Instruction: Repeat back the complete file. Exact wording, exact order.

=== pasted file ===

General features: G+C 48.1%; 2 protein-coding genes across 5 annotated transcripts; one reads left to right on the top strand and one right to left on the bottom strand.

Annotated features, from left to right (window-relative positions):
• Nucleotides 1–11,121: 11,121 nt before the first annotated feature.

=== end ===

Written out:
General features: G+C 48.1%; 2 protein-coding genes across 5 annotated transcripts; one reads left to right on the top strand and one right to left on the bottom strand.

Annotated features, from left to right (window-relative positions):
• Nucleotides 1–11,121: 11,121 nt before the first annotated feature.